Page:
Cockatoo Personality Traits & Species

In my last article, I briefly spoke about the wild yellow-crested cockatoos in Hong Kong. In fact, they are just one of the many species within the cockatoo family. Cockatoo, which encompasses 21 species belonging to the Cacatuidae family, could be found throughout Australasian: Australia, Indonesia, New Guinea, and Solomon Island.

All Cockatoo species

Cockatoo’s iconic silhouette has always attracted humans’ attention throughout history, but little has been captured about their personalities until recently. If one talks to any cockatoo owners, one will find stories about these fascinating creatures and how much personalities and emotions they packed in their small bodies. For this reason, I thought it will be fun to give a brief introduction about different cockatoo species and the general personality traits found within them.
Cockatoo personality traits & species Joyfulness Moluccan Cocaktoo
“Joyfulness: Moluccan Cockatoo”
30cm x 40cm.
Watercolor on paper. Painted in 2020

Joyfulness: Moluccan Cockatoo

The Moluccan cockatoo, also known as the salmon-crested cockatoo, has a lavish and striking appearance at a first glance. These Indonesian birds are loud (all cockatoos are), vivid, and cheerful. Thriving on social interaction, these birds are enthusiastic about everything. Everything could be a celebration to them, whether it is a breeze of wind, a butterfly flying by, a fish jumping out of the pond, etc…Proximity is not an issue for the Moluccans – they love to cuddle with each other. They are also very welcoming birds, taking in injured or feather-picking members with open arms (wings in this case).

Cockatoo personality traits & species Black Cockatoo and Moonlight e1650079216370
“Black cockatoo and Moonlight”
30cm x 40cm.
Watercolor on paper. Painted in 2020

Mystical: Black Cockatoo

Red-tailed black-Cockatoo can be found in the woodland of Australia. The adult male has an iconically red panel in its tail that gives this species its name. Despite being a member of the cockatoo family, they have a rather calm personality. Red-tailed black cockatoos are associated with aboriginal Australian creation stories. Other Australians believe that seeing a red-tailed black cockatoo means rain is coming. Overall, I found these birds very mystically charming.

Cockatoo personality traits & species Cockatoo and Hydragea
“Cockatoo and Hydragea”
30cm x 40cm.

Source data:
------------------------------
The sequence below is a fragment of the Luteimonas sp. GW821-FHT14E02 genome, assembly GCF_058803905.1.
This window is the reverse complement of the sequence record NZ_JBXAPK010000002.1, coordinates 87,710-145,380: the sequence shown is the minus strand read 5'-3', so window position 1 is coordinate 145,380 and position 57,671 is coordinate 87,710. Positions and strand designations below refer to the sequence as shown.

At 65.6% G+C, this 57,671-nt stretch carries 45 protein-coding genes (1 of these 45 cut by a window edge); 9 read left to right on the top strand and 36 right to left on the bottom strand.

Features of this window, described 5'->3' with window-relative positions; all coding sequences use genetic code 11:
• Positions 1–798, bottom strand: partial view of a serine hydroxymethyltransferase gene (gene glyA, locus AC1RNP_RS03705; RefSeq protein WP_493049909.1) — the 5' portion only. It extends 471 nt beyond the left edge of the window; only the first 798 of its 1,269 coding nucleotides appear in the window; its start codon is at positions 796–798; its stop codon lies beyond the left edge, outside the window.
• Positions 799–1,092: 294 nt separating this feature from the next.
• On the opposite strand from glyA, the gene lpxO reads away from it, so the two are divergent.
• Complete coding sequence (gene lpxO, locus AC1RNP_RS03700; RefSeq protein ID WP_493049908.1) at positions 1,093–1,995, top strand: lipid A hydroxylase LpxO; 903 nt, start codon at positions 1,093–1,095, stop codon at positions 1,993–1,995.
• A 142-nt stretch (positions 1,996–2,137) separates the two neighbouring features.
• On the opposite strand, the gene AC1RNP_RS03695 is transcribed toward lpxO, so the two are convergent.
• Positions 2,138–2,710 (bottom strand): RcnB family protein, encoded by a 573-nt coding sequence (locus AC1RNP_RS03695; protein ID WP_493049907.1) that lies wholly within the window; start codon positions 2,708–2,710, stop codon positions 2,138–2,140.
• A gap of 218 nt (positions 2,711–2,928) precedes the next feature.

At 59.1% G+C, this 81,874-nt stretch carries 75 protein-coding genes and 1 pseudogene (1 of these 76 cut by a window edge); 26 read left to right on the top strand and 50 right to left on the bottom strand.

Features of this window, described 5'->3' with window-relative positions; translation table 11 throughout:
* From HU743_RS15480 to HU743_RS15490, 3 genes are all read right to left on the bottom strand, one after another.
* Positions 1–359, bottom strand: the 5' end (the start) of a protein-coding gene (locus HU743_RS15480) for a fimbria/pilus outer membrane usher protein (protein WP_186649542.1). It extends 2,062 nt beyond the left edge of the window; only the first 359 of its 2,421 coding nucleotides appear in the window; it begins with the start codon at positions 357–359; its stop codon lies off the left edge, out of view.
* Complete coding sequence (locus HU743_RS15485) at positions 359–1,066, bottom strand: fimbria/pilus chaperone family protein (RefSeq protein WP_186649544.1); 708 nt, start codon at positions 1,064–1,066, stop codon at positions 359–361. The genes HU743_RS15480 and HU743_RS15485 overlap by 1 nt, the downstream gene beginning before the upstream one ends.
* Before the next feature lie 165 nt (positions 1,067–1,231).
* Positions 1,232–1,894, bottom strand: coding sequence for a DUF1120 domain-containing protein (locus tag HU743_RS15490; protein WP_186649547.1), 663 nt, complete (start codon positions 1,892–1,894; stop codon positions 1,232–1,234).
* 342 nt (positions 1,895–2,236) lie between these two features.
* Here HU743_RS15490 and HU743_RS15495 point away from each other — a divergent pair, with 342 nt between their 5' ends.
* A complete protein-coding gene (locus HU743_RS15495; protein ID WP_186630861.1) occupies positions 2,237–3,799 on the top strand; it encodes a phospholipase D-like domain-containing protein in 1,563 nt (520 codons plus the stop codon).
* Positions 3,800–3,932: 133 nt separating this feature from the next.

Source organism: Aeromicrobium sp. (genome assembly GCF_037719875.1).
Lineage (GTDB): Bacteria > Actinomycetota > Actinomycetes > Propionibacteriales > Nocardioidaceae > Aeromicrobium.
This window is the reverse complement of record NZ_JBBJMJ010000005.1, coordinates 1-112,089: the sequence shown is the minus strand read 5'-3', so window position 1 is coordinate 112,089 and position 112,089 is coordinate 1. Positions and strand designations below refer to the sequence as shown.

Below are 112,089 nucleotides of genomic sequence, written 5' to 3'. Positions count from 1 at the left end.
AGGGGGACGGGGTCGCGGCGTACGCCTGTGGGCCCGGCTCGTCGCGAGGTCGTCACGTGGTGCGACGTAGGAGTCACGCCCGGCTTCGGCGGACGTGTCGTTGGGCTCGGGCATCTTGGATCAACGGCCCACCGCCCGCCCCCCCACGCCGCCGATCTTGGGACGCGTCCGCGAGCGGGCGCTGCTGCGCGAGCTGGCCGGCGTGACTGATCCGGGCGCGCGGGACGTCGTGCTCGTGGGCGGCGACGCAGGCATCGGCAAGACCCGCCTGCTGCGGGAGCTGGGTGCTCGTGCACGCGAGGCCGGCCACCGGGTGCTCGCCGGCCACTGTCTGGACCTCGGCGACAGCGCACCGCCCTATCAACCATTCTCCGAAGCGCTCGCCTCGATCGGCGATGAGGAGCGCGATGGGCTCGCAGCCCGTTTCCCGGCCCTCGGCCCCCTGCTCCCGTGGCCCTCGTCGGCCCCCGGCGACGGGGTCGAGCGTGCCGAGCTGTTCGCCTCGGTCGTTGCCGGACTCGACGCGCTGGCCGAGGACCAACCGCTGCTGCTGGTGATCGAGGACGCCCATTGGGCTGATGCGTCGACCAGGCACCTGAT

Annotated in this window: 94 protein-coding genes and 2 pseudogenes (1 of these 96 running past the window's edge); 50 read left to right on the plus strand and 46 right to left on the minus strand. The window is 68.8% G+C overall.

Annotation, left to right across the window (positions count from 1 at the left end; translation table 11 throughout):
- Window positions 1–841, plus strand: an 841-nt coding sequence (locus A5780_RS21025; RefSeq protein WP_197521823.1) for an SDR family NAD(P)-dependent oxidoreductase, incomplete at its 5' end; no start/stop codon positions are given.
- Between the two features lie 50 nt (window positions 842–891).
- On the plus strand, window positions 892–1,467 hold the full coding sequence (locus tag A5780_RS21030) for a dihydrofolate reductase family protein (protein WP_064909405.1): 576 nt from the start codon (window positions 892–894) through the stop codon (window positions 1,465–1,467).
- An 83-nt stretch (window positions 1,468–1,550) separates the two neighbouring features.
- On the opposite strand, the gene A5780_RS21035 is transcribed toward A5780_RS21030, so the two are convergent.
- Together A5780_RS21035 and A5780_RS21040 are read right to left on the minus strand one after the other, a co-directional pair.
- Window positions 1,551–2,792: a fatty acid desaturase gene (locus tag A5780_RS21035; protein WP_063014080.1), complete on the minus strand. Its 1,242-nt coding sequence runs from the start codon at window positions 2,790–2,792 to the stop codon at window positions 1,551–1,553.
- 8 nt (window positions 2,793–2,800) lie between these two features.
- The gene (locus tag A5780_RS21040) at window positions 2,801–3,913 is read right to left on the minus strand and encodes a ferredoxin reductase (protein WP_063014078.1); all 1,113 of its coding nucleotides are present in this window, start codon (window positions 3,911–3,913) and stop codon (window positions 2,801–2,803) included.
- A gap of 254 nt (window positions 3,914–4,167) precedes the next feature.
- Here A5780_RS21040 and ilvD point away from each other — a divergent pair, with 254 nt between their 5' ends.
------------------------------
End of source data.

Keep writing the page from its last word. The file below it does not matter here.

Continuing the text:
Watercolor on paper. Painted in 2020

Curiosity: Yellow crested Cockatoo

The yellow-crested cockatoo, also known as the lesser sulphur-crested cockatoo, is an endangered species from Indonesia. They are smaller in size compared to their Australian cousin, the sulphur-crested cockatoos. The yellow-crested is a sweet and curious little bird, but they do have unpredictable moments being a member of the cockatoo family.

“SunFlower”, my Yellow-crested Cockatoo

We adopted a yellow-crested cockatoo many years ago. She turned out to be a quiet old lady in her 40s. She could not fly as she was confined in a small cage for a long time before us. She was a tormented old soul that did everything in slow motions.

This is a reminder to us that personality is molded by experiences. That is true for a bird too. Painful memories do not go away, they simply become part of us.

She passed in 2011.

Cockatoo personality traits & species Galah
“Galah Cockatoo”
30cm x 40cm.
Watercolor on paper. Painted in 2020

Sweetness: Galah Cockatoo

To me, the galah cockatoo is living proof that nature is a wonderful artist. With its glamorous pink feathers, the galah is a sweet small-size cockatoo – a little less demanding and less destructive than other cockatoos. They have a temperament similar to the cockatiels: loving and affectionate. Obviously, they still have their energetic side being a cockatoo. I always love their unique little wiggle.


Birds and emotion

When looking at human personality, a lot can be traced back to upbringing and environment. This applies to birds too. Therefore, no two birds are the same. They all have unique personalities, preferences, and stories. Their personalities grow and change with age.

I hope that there will be someday in the future when we can communicate with these incredible creatures and hear their stories, thoughts, and experiences.

See the other works from the same series on my portfolio page.

You can find more information with this article by the Nature Conservancy of Australia.

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